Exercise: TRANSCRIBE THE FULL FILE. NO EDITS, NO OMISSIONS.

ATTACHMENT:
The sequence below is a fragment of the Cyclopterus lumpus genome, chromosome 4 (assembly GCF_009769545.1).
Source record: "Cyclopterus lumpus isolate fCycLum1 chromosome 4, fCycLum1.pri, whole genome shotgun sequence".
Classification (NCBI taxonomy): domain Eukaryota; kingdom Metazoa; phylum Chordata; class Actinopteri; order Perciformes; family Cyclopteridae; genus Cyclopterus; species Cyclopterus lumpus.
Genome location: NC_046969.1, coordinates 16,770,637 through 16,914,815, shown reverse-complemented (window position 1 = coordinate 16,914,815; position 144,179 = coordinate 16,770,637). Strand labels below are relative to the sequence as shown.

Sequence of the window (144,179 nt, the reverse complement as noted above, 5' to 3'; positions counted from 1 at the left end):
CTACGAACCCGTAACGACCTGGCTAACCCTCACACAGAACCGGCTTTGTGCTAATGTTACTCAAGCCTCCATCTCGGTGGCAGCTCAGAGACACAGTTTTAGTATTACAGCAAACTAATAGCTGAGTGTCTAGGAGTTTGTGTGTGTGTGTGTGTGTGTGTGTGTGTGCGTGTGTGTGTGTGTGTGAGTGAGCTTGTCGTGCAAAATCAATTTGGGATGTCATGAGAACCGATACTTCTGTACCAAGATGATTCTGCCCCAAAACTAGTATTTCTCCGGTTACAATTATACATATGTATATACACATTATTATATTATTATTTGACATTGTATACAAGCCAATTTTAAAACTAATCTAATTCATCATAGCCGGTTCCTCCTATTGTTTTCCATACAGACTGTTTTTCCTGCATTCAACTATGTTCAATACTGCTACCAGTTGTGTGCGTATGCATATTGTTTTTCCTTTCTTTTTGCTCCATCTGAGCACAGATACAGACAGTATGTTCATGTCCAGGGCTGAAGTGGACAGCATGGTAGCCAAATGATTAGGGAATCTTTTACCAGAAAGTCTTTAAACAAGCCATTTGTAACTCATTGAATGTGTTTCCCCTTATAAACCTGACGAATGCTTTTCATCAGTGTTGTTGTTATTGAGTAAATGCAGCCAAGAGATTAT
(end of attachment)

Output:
The sequence below is a fragment of the Cyclopterus lumpus genome, chromosome 4 (assembly GCF_009769545.1).
Source record: "Cyclopterus lumpus isolate fCycLum1 chromosome 4, fCycLum1.pri, whole genome shotgun sequence".
Classification (NCBI taxonomy): domain Eukaryota; kingdom Metazoa; phylum Chordata; class Actinopteri; order Perciformes; family Cyclopteridae; genus Cyclopterus; species Cyclopterus lumpus.
Genome location: NC_046969.1, coordinates 16,770,637 through 16,914,815, shown reverse-complemented (window position 1 = coordinate 16,914,815; position 144,179 = coordinate 16,770,637). Strand labels below are relative to the sequence as shown.

Sequence of the window (144,179 nt, the reverse complement as noted above, 5' to 3'; positions counted from 1 at the left end):
CTACGAACCCGTAACGACCTGGCTAACCCTCACACAGAACCGGCTTTGTGCTAATGTTACTCAAGCCTCCATCTCGGTGGCAGCTCAGAGACACAGTTTTAGTATTACAGCAAACTAATAGCTGAGTGTCTAGGAGTTTGTGTGTGTGTGTGTGTGTGTGTGTGTGTGCGTGTGTGTGTGTGTGTGAGTGAGCTTGTCGTGCAAAATCAATTTGGGATGTCATGAGAACCGATACTTCTGTACCAAGATGATTCTGCCCCAAAACTAGTATTTCTCCGGTTACAATTATACATATGTATATACACATTATTATATTATTATTTGACATTGTATACAAGCCAATTTTAAAACTAATCTAATTCATCATAGCCGGTTCCTCCTATTGTTTTCCATACAGACTGTTTTTCCTGCATTCAACTATGTTCAATACTGCTACCAGTTGTGTGCGTATGCATATTGTTTTTCCTTTCTTTTTGCTCCATCTGAGCACAGATACAGACAGTATGTTCATGTCCAGGGCTGAAGTGGACAGCATGGTAGCCAAATGATTAGGGAATCTTTTACCAGAAAGTCTTTAAACAAGCCATTTGTAACTCATTGAATGTGTTTCCCCTTATAAACCTGACGAATGCTTTTCATCAGTGTTGTTGTTATTGAGTAAATGCAGCCAAGAGATTAT